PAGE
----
Q: Is there a formula of this system which represents multiplication for second-sort numbers?

In the case of $\text{inf}$ such a formula clearly exists, so one can restrict the question to the case of $\text{top}$.


Let's formalize precisely the notion of representability for second-sort addition, to answer a question in comments which is too long for a comment. For a natural number $n$, let $\overline{n}(x)$ be the formula $x = 0$ when $n$ is 0, and the formula $\exists x_1 ... \exists x_{n-1} (\sigma 0,x_1 \land \sigma x_1,x_2 \land ... \land \sigma x_{n-1},x)$ when $n > 0$. Intuitively, $\overline{n}(x)$ is the formula asserting $x$ to be $n$. Consider the formula $\alpha(x,y,z)$

$$\exists F(F(0) = x \land F(y) = z \land \forall i,j (i < y \land \sigma i,j \Rightarrow \sigma F(i),F(j)))$$

Then $\alpha(a,b,c)$ expresses first-sort addition because (for all $a,b,c$) $a + b = c$ if and only if the following is a theorem of the system:

$$\forall x \forall y \forall z (\overline{a}(x) \land \overline{b}(y) \land \overline{c}(z) \Rightarrow \alpha(x,y,z))$$

For second-sort numbers fix the base $s > 1$. For $n = \sum_{i=0}^{k} n(i)s^i$ let the formula $\tilde{n}(F)$ be the formula $\exists x_0 ... \exists x_k (\overline{0}(x_0) \land ... \land \overline{k}(x_k) \land \overline{n(0)}(F(x_0)) \land \overline{n(1)}(F(x_1)) \land ... \land \overline{n(k)}(F(x_k)))$. Intuitively, $\tilde{n}(F)$ if $F$ is the second-sort number representing $n$ in base $s$. Then $\phi(X,Y,Z)$ represents second-order mulitiplication of base $s$ if (for all $a,b,c$) $a * b = c$ if and only if the following is a theorem of the system: $$\forall F \forall G \forall H(\tilde{a}(F) \land \tilde{b}(G) \land \tilde{c}(H) \Rightarrow \phi(F,G,H)) $$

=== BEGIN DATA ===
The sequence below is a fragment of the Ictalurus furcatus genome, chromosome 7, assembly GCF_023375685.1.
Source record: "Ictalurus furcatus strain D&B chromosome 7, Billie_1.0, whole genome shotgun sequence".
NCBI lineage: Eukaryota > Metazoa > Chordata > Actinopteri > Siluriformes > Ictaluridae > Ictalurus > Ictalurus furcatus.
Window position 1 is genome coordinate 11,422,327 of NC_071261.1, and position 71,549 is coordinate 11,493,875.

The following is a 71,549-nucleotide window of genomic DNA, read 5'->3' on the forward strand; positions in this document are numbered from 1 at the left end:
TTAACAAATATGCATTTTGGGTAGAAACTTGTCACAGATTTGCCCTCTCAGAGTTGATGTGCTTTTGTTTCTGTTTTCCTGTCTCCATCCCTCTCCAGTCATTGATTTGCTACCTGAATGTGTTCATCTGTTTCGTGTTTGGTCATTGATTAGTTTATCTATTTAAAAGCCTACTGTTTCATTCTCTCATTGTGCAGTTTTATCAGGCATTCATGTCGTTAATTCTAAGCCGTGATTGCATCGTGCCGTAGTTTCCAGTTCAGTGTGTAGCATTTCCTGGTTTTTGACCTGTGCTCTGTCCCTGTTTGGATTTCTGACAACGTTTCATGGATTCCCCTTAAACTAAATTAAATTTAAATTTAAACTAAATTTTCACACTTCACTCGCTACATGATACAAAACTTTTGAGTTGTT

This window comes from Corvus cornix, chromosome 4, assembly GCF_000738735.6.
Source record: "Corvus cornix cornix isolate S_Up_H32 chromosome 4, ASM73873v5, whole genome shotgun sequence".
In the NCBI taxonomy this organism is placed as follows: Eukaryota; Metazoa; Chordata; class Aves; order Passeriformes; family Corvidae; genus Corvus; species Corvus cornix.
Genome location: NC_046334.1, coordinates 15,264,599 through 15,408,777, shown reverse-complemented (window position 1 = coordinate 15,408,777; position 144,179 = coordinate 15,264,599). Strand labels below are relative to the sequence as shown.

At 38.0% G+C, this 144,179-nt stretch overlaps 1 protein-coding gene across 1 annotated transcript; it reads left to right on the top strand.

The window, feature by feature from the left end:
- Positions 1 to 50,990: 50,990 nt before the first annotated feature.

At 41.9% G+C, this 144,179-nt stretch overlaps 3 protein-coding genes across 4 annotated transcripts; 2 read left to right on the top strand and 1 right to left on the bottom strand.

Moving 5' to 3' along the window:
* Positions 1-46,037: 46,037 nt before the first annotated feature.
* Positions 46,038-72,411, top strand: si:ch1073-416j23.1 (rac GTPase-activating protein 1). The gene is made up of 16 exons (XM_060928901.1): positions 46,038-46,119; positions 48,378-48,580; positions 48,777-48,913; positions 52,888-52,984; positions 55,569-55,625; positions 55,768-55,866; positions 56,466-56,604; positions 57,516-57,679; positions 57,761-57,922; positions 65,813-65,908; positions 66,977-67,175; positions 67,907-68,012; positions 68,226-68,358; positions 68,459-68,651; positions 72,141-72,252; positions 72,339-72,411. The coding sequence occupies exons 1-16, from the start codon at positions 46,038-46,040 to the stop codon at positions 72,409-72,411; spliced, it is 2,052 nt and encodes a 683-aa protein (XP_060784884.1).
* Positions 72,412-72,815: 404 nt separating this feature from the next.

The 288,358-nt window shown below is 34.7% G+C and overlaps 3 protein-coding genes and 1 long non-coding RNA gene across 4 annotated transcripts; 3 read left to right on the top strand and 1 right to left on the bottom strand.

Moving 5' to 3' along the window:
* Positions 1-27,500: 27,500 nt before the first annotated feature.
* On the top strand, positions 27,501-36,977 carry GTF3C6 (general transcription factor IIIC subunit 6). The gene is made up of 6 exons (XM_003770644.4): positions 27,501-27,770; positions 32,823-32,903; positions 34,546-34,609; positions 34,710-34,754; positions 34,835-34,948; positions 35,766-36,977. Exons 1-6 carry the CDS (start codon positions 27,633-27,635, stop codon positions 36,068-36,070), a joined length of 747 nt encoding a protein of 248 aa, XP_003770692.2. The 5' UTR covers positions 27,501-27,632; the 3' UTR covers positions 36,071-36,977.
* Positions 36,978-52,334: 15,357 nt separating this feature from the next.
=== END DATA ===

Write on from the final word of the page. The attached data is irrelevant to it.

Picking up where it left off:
• $\begingroup$ Or is there an axiom scheme for unique choice, i.e. $(\forall x\, \exists! y\, \phi(x,y))\to (\exists F\,\forall x\, \phi(x,F(x)))$? Or is there at least a binary operation for composition of functions? $\endgroup$
    – Matt F.
    Jun 2 '21 at 14:42
  • 1
    $\begingroup$ @Matt F. For your first question. There are two cases: there exists a maximum (top), or there doesn't (inf). In the case of top, the axiom scheme for unique choice is a theorem for any $\phi$, provable by induction using the wff ($\forall x≤n \exists ! y \phi(x,y)) \rightarrow (\exists F \forall x≤n \phi(x,F(x)))$. In the case of inf, it's not a theorem. OTOH, in the case of inf, there clearly is a formula which represents multiplication for second-sort numbers even when functions are limited to unary functions, so I'm not sure of the relevance of the question. $\endgroup$
    – abo
    Jun 2 '21 at 15:26
  • $\begingroup$ @Matt F. For your second question, one can obviously compose functions. If F(t) is a term, and G is a function, then G(F(t)) is a term. Perhaps I am misunderstanding your question? $\endgroup$
    – abo
    Jun 2 '21 at 15:30
  • $\begingroup$ Thanks, that clarifies the first question, and with that I can answer the second question well enough. It's probably worth mentioning the difference between finite and infinite cases in the post. $\endgroup$
    – Matt F.
    Jun 2 '21 at 15:46
  • $\begingroup$ @abo Under the assumption of $\text{top}$, multiplication isn't going to be a total function. Are asking if the graph of multiplication as a partial function is definable? $\endgroup$ Jun 2 '21 at 19:59